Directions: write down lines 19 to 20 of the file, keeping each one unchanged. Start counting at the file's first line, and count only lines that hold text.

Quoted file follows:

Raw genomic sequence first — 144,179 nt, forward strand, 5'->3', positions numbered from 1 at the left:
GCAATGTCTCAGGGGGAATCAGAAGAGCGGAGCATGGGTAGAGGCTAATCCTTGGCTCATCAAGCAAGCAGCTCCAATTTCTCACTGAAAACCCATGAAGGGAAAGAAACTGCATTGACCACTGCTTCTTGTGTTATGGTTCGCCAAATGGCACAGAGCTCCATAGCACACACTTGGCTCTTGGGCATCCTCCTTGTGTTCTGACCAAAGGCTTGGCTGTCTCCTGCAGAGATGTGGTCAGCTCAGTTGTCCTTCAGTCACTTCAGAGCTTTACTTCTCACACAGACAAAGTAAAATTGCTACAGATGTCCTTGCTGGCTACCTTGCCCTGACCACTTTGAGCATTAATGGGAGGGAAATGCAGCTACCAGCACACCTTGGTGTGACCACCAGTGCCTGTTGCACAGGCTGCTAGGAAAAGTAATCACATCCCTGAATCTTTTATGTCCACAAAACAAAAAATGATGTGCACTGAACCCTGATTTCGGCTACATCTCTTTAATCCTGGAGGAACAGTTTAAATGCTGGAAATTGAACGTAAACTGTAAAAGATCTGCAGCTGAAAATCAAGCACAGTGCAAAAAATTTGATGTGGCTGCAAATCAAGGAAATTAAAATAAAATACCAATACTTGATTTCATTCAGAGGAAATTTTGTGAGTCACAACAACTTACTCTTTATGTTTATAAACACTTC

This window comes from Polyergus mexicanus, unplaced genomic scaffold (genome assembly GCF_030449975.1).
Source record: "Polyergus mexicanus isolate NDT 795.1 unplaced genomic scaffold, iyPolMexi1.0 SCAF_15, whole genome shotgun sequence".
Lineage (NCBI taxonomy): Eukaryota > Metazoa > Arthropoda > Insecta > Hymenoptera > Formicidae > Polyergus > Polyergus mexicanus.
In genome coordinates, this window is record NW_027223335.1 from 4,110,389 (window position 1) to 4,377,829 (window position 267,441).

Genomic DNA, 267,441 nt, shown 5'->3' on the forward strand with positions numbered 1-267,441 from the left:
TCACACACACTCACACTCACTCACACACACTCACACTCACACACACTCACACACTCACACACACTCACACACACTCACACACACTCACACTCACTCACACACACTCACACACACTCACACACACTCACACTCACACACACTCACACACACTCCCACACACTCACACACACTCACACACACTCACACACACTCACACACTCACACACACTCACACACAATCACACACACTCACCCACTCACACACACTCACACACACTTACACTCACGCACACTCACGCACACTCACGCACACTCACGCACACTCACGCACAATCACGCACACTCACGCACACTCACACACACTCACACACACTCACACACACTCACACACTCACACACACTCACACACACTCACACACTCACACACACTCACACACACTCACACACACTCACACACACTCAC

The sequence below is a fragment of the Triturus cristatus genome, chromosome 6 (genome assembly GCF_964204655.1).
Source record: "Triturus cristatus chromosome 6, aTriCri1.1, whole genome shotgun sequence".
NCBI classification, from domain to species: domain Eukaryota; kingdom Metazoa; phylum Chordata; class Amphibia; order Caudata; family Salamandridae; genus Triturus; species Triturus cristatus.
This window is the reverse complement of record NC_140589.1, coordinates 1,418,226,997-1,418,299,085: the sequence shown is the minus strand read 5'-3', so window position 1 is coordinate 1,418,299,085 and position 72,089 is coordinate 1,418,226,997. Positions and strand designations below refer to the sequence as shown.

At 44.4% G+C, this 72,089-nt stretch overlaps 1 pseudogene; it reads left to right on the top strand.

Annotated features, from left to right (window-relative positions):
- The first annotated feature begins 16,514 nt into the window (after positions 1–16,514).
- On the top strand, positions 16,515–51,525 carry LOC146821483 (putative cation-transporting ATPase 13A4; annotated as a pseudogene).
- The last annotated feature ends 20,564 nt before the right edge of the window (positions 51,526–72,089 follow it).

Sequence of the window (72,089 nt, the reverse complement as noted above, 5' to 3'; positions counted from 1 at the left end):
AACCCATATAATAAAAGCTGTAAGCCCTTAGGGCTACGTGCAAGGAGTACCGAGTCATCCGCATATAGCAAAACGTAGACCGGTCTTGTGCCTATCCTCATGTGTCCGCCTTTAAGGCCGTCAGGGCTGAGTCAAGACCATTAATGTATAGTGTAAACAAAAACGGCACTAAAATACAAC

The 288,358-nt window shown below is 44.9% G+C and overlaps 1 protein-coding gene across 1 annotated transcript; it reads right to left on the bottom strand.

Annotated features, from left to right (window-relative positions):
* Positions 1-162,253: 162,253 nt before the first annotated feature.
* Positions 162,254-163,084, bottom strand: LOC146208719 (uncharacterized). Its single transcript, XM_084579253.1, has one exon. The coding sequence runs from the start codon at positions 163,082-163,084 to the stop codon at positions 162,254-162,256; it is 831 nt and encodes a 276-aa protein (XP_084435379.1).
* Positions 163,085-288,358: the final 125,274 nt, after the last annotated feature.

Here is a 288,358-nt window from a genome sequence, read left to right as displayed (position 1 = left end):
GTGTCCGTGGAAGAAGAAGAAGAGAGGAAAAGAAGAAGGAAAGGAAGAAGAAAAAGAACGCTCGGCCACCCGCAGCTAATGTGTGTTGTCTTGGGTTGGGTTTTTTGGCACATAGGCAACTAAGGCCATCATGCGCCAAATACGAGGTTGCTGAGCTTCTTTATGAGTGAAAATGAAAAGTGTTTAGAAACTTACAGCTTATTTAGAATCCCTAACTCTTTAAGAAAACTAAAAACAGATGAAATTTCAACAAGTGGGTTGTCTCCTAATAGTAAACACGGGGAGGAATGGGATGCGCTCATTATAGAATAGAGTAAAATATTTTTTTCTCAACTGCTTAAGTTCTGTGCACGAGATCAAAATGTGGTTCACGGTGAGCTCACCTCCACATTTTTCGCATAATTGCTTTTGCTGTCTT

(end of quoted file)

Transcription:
AACCCATATAATAAAAGCTGTAAGCCCTTAGGGCTACGTGCAAGGAGTACCGAGTCATCCGCATATAGCAAAACGTAGACCGGTCTTGTGCCTATCCTCATGTGTCCGCCTTTAAGGCCGTCAGGGCTGAGTCAAGACCATTAATGTATAGTGTAAACAAAAACGGCACTAAAATACAAC

The 288,358-nt window shown below is 44.9% G+C and overlaps 1 protein-coding gene across 1 annotated transcript; it reads right to left on the bottom strand.